Originally published on Nick’s blog on April 11, 2019.
At age 19, Augustine Aurelius—later to be known as Augustine of Hippo—read a dialogue by the Roman philosopher Cicero in which Cicero stated that every person sets out to be happy, but the majority are thoroughly wretched. Truly, no one dreams as a child of one day growing up to be miserable, and yet many people’s lives are characterized by conflict, frustration and unfulfilled longings.
Augustine set out to discover why it is that most people are so discontent in life. His conclusion was that for most of us, our lives are “out of order”; we have disordered loves.
Augustine was convinced that what defines a person more than anything is what they love. He said that when we ask if someone is a “good” person, what we are asking is not what they believe or what they hope for, but rather what they love. He stated that what we consider human virtues, e.g. courage, honesty, etc. are essentially forms of love. Courage is loving your neighbor’s well-being more than your own safety. Honesty is loving someone enough to tell them the truth even if it may put you at a disadvantage.
Sin, Augustine said, is ultimately a lack of love, either for God or for your neighbor. He famously stated that “The essence of sin is disordered love.”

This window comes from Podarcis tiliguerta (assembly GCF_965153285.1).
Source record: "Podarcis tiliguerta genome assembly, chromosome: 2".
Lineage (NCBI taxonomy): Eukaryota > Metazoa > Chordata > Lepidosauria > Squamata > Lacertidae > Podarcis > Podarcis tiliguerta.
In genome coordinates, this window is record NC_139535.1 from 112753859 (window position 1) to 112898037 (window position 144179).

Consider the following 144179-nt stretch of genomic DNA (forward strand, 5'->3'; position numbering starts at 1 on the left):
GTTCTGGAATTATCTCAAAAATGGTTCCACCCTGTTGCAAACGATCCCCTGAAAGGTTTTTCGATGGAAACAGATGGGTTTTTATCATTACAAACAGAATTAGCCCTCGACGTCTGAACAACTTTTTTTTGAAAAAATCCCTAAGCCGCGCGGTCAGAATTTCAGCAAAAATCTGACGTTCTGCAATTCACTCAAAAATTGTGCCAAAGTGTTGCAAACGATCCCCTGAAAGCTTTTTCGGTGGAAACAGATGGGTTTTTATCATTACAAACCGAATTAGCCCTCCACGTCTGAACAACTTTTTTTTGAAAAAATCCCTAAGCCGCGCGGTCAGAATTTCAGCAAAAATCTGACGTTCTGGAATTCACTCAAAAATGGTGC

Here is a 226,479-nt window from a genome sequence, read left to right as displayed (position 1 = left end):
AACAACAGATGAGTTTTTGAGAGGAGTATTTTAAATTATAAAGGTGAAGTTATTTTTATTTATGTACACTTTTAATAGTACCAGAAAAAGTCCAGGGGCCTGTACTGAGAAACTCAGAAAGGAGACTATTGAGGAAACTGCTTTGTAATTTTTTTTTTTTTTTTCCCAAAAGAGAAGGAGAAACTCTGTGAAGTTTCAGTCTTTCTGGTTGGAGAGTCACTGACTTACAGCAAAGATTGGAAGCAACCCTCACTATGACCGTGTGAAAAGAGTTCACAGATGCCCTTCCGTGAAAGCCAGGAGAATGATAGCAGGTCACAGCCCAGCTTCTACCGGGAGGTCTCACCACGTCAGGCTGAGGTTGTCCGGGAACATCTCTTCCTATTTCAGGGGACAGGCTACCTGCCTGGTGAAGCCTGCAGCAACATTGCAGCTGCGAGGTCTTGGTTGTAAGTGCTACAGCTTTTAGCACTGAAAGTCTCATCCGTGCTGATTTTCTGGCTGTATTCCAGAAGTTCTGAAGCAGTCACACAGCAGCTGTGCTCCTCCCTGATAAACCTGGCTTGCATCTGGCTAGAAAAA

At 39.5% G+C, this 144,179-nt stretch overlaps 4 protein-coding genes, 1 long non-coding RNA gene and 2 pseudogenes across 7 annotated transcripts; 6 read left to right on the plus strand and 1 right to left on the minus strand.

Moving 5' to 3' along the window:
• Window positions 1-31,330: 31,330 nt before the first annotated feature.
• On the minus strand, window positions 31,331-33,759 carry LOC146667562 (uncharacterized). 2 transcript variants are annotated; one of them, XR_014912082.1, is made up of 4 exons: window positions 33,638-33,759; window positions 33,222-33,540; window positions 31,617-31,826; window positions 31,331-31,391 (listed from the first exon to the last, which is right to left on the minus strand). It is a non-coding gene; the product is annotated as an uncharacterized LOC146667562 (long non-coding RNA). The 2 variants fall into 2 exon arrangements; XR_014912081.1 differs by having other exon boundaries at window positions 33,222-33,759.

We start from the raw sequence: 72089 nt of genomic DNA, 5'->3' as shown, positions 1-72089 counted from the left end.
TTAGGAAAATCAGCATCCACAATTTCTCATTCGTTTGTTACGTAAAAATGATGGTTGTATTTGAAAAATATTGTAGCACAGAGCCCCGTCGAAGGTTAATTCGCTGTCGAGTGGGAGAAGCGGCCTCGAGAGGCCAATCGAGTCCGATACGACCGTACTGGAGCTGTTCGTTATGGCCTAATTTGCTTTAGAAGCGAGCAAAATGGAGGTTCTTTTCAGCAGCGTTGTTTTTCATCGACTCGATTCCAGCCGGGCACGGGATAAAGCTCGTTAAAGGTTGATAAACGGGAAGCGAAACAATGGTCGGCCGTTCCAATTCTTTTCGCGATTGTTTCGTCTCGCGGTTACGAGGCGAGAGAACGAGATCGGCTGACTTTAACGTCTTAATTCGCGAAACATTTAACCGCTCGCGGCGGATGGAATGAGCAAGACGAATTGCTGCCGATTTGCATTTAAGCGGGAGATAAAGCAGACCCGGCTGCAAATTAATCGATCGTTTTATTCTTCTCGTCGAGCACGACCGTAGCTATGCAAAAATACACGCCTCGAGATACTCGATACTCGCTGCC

Disordered loves means that we often love less-important things more, and more-important things less than we ought to, and this wrong prioritization leads to unhappiness and disorder in our lives.
This is essentially what James says in his epistle:
What causes quarrels and what causes fights among you? Is it not this, that your passions are at war within you? You desire and do not have, so you murder. You covet and cannot obtain, so you fight and quarrel. You do not have, because you do not ask. You ask and do not receive, because you ask wrongly, to spend it on your passions. (James 4:1-3)
James is saying that what makes people miserable is not their circumstances, but that they are chasing after the wrong things, for the wrong reasons. The things they love are out of order.
Many times we view people as a means to an end, using them rather than loving them. Oftentimes we seek God primarily because we find him useful, rather than seeking him because we find him beautiful. We relate to him as useful to us, to help us achieve our selfish goals, rather than seeking his agenda for our lives.